As the official death toll was raised to 21, officials gave revealed that sea sand and low grade cement was used in the construction of the eight-storey Istanbul building that collapsed earlier this week.
Another 14 remain hospitalised.
Officials say 43 people were registered to be living there and they gave yet to account for the remaining eight.
It is also not known how many visitors were in the building at the time of its collapse in Istanbul’s Kartal suburb on the Asian side of the city.
Istanbul’s chief prosecutor’s office said it has launched an investigation into the collapse of the 27-year-old building.
Murat Kurum, the Minister for Environment and Urban planning, asserted that the only six floors of the building were legally permitted and the top two floors had been constructed against the regulations.
According to Kurum low-quality concrete and sea sand was detected in the construction material, resulting in erosion and rusting in the steel reinforcing used in the building.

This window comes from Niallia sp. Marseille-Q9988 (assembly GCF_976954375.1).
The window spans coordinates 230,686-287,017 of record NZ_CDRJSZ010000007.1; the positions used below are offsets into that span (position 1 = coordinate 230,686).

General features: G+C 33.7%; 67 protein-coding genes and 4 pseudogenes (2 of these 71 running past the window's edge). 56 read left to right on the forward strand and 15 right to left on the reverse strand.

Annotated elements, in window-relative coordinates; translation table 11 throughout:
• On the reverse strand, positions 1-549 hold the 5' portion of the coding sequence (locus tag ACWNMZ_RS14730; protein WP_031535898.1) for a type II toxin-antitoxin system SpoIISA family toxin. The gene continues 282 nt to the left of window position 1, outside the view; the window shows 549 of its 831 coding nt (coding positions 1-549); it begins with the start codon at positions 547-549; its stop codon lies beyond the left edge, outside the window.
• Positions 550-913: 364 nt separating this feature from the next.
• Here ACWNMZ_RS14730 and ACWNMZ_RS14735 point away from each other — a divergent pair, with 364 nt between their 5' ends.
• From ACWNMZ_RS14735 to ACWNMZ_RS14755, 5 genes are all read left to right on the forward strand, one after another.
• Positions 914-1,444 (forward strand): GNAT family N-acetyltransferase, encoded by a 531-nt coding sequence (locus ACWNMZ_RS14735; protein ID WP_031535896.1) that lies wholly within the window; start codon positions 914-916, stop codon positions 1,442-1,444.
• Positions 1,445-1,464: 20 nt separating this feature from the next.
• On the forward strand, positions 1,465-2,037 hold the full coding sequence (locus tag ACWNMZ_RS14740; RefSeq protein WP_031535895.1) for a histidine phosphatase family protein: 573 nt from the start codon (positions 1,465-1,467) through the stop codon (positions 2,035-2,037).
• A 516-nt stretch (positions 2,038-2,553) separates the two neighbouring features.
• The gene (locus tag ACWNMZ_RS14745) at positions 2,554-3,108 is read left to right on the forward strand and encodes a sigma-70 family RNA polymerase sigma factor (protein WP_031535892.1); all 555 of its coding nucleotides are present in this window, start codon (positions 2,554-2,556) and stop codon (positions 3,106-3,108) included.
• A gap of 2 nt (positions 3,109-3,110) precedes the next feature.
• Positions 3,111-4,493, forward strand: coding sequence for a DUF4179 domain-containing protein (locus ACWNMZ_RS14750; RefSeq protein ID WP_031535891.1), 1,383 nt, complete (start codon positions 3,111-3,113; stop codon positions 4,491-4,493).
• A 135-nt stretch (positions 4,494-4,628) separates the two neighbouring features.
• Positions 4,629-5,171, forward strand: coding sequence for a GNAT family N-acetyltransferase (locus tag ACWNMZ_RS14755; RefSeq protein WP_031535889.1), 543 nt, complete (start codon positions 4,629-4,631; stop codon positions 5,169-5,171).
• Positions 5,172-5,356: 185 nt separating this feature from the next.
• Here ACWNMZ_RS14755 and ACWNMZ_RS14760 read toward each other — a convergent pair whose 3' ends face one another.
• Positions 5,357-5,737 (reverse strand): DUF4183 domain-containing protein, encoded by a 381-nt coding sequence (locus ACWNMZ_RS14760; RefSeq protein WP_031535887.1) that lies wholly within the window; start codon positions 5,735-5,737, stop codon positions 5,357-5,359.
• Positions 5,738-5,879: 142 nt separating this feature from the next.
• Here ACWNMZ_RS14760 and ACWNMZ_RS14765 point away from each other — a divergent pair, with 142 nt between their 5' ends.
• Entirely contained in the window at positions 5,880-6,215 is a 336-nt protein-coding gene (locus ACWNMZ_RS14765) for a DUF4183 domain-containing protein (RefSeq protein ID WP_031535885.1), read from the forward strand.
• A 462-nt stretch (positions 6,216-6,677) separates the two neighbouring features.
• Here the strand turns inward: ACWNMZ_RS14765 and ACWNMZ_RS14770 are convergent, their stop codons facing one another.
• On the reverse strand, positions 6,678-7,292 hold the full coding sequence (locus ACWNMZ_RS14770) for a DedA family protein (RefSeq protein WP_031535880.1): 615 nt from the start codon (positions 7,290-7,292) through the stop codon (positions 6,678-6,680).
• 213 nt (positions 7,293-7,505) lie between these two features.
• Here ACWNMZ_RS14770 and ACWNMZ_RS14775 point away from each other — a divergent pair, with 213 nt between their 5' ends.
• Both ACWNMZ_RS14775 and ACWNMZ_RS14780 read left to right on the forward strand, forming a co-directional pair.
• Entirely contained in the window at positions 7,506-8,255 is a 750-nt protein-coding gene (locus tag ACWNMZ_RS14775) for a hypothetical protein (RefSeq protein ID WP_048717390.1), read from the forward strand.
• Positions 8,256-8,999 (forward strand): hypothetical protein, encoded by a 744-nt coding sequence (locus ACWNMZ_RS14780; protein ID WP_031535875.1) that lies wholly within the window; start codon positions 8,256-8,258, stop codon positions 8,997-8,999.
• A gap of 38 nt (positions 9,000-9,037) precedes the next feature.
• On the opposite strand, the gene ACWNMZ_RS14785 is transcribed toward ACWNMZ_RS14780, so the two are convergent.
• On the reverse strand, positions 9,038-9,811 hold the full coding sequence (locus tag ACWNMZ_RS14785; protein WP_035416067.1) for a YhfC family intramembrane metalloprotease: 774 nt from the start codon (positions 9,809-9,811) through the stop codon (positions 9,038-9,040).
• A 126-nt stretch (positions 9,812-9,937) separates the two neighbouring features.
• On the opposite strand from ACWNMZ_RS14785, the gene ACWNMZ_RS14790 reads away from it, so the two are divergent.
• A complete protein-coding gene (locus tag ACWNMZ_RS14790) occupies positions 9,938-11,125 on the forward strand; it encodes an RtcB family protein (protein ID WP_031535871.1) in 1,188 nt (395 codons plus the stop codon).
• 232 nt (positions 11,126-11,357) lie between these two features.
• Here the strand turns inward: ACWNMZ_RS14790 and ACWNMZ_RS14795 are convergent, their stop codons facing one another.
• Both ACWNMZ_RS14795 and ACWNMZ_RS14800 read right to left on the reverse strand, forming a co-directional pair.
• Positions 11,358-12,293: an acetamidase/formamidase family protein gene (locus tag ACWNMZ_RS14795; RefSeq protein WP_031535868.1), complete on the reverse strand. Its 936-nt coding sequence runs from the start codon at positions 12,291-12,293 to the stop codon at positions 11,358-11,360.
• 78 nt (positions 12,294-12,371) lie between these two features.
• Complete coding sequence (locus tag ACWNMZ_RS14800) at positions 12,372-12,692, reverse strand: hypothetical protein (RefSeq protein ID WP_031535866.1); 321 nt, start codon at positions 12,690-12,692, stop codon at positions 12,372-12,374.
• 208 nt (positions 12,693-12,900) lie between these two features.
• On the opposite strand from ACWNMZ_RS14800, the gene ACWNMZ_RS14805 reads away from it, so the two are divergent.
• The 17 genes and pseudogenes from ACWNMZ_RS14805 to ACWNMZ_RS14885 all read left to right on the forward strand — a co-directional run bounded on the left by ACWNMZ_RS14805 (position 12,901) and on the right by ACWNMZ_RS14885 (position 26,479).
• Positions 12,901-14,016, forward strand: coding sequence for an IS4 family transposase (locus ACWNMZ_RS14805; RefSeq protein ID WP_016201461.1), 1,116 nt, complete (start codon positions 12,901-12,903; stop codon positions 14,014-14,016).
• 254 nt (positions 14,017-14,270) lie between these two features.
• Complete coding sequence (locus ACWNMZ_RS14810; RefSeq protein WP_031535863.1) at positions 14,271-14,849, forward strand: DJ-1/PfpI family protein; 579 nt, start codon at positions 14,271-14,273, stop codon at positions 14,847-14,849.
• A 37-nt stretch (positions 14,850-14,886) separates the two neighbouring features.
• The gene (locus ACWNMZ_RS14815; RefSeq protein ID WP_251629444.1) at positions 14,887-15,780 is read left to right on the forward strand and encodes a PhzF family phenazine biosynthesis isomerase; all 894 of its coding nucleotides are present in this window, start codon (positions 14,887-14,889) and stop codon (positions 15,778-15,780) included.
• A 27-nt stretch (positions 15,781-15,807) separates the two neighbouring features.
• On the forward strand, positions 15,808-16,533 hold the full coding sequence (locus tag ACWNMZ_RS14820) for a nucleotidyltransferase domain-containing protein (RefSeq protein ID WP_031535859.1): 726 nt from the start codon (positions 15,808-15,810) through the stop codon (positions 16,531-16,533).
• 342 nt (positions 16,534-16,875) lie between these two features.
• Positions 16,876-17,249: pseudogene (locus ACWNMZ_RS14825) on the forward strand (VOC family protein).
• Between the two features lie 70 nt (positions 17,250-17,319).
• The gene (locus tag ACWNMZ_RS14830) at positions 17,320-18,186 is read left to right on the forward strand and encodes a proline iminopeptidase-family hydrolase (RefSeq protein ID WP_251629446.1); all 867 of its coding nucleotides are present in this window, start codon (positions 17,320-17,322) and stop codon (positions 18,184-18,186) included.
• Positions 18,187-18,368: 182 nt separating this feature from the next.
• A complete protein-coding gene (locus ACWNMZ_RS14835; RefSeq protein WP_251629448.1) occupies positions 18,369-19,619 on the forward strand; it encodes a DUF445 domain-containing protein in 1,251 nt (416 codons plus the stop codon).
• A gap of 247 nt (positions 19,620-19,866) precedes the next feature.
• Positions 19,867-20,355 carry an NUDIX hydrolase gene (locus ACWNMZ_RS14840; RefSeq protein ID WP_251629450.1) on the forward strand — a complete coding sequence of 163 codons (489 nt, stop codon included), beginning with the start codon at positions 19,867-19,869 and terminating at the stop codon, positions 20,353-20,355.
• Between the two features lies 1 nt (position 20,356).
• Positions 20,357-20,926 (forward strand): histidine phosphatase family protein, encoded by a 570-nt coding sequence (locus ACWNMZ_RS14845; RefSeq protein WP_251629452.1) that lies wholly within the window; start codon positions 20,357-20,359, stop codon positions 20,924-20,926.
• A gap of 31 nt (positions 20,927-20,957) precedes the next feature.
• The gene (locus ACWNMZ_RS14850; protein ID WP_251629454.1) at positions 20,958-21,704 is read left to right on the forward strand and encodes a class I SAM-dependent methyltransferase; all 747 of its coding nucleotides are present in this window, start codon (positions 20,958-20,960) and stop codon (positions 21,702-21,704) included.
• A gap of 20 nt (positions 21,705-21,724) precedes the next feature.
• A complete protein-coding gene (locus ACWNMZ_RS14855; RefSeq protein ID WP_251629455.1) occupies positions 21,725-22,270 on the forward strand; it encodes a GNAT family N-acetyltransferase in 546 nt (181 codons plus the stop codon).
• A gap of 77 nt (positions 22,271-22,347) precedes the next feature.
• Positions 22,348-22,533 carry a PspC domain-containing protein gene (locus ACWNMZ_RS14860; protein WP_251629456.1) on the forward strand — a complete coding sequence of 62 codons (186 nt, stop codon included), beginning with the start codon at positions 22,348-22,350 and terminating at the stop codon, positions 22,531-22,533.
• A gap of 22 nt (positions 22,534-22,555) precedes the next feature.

Government legalising illegal construction for money?
The Union of Chambers of Turkish Engineers and Architects, TMMOB, alleged on Thursday that the collapsed structure was legalised with due regulation in May 2018.
The regulation, called ‘zoning amnesty’, had legalised the building in exchange for a proportional fee according to TMMOB.
“Ministry of Environment and Urban Planning gave registration documents to unlicensed constructions via zoning amnesty. They claimed, with a money-indexed system, that the buildings were solid. Buildings lacking safety regulations against earthquakes that should have been demolished were legalised through this zoning amnesty Act. As a result, people have paid with their lives,” Esin Koymen, chair of TMMOB lamented on Thursday.
The same day saw the funeral of the nine people from the same family who were retrieved dead during rescue efforts.
Turkey’s President Recep Tayyip Erdogan attended the funeral along with the state protocol and giving a short speech to the gathered mourners.
Speaking before the funeral prayer, Erdogan said there are “many lessons to learn” from the episode and said his administration would take “steps in a determined way.”
In a report published by the Chamber of Civil Engineers, IMO, in August 2018, it stated that 13 of 20 million buildings in Turkey, and half of the two million buildings in Istanbul, are illegal.
“The time and fashion of the imminent collapse of structures in which we dwell are unclear. How the buildings will hold up in an earthquake is a complete mystery,” read the report of the chamber, pointing out the unsafe living conditions that most Turkish citizens have to bear.